Nov 04, 2017
CRA Enforcement Actions Against Debtors
With unmanageable debt, individuals and businesses often find themselves in grave situations with their creditors. One of the most formidable situations is when owing a tax debt to the Canada Revenue Agency.
With the strength and reach of governmental power backing them, the CRA can start enforcement actions against a debtor without the need to go to court. The CRA has the ability to enforce payment in three major ways:
- Freezing of bank accounts
- Property liens
Frozen Bank Accounts
The Agency has the right to freeze assets in a debtor's bank account. Before it does so, it sends a Requirement to Pay. This is a letter that instructs the bank to start proceedings to freeze the debtor's funds.
Once the bank has frozen the assets of a debtor, it forwards the funds to CRA after a certain period of time. Consequences of this action can be serious, as it often creates personal financial hardship or leaves business debtors unable to carry on operations.
If you own properties, then CRA has the right to register liens against them. When a lien is placed on a debtor's property, the individual is unable to sell or refinance it.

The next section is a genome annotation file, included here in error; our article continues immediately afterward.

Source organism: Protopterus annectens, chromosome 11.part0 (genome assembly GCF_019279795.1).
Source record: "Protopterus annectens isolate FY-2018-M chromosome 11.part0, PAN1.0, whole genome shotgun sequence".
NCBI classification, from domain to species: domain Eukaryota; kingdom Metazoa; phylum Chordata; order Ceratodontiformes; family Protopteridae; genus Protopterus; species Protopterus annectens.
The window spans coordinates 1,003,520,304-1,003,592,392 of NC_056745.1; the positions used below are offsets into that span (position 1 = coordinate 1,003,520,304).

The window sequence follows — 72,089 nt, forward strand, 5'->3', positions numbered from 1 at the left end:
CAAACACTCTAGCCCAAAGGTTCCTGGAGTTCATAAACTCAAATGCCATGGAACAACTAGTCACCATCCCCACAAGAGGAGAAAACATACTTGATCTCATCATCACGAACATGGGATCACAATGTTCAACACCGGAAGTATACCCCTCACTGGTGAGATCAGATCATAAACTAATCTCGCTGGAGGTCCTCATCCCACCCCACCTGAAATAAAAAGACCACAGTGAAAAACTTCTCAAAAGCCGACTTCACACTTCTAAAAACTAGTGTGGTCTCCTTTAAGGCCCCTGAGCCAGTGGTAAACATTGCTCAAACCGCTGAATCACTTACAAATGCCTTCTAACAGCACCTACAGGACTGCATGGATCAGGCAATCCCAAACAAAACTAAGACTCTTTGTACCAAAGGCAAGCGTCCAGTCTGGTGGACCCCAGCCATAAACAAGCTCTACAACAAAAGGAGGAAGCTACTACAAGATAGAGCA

In order to have the lien removed, most debtors must pay the entire outstanding amount.
The CRA has a wide variety of powers when it comes to garnishment of wages or business income.
This includes the right to force business clients and owners to forward all collectibles to the CRA. In such actions, the CRA could demand up to 100 per cent of business invoices.
Ways to contest CRA enforcement actions do exist. Through skillful negotiation and communication with the CRA, enforcement actions can be postponed, or stopped altogether.
Individuals and businesses facing CRA enforcement actions should consult with an experienced debt collection lawyer.